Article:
is the standard deviation of

.

Iv-C Extension to Variational Autoencoder (VAE)

Variational Autoencoder (VAE) is a different to the other types of autoencoder model. It makes a strong assumption concerning the distribution of latent neurons and tries to minimize the difference between a posterior distribution and the distribution of latent neurons with difference measured by the Kullback-Leibler divergence 

[47]. The objective function of VAE is

(16)

where

is the encoding process to calculate the probability of

based on the input while is the decoding process to reconstruct . Generally

is a predefined Gaussian distribution, such as

. Therefore the extended Relational Variational Autoencoder (RVAE) is defined as

(17)

V Datasets

The datasets used in this paper to evaluate the proposed Relational Autoencoder are two image datasets, MNIST111http://yann.lecun.com/exdb/mnist/ and CIFAR-10222https://www.cs.toronto.edu/ kriz/cifar.html. The MNIST dataset is a well known database of handwritten digits which contains a training set of 60,000 examples and a test set of 10,000 samples. The CIFAR-10 dataset contains 60,000 images which are labelled with 10 classes with each class having 6,000 images. The training set of CIFAR-10 has 50,000 samples while the test set has 10,000 samples.

Vi Experiment

The experiment firstly compares the performance of the proposed Relational Autoencoder (RAE) model against basic autoencoder (BAE) and Generative Autoencoder (GAE) in reconstruction loss and classification accuracy [48, 49]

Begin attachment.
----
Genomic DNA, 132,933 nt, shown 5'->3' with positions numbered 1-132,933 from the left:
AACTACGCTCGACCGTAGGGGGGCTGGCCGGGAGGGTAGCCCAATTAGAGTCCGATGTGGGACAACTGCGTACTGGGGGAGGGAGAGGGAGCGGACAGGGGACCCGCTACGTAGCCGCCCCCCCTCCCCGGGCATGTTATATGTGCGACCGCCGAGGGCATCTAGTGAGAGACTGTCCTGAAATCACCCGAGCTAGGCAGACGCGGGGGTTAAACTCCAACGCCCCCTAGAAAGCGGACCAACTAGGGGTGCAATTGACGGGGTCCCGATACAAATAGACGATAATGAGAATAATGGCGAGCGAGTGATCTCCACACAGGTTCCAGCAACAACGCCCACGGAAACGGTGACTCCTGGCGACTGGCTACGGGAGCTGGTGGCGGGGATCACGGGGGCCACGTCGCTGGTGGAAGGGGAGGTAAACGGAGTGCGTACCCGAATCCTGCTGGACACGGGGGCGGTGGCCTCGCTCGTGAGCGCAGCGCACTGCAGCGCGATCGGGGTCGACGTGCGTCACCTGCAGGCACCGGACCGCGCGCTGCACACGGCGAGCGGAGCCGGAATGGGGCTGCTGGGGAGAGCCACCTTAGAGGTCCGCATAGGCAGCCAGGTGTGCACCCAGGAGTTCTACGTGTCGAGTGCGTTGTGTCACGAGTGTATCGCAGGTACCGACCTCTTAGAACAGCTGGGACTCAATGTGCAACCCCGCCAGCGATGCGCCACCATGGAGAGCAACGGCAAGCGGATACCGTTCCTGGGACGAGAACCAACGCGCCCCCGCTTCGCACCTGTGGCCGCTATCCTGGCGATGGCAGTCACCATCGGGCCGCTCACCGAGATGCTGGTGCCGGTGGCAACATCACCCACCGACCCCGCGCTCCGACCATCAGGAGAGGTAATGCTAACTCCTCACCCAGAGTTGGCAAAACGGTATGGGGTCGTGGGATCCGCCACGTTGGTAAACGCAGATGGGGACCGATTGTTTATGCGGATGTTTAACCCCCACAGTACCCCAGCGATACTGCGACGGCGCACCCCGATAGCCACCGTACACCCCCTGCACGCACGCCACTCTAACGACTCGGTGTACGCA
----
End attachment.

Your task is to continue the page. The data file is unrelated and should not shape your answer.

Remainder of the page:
. Then we compare the performance of the extended Relational Sparse Autoencoder (RSAE), Relational Denoising Autoencoder (RDAE) and Relational Variational Autoencoder (RVAE) with their corresponding original versions to estimate the effects of considering relationship in the depth.

(a) MNIST
(b) CIFAR-10
Fig. 3: The comparative results of reconstruction loss on the MNIST and CIFAR-10 dataset among Relational Autoencoder (RAE), basic autoencoder (BAE) and Generative Autoencoder (GAE). It describes how information loss changes as the scale parameter changes.

Vi-a Experiment Setting

All autoencoder models were tested with the same configuration on the same dataset. Specifically, we use tied weights  () in building network structure. The activation function of each layer is sigmoid for both encoder and decoder. The optimization functions of reconstruction loss are listed and described in Section IV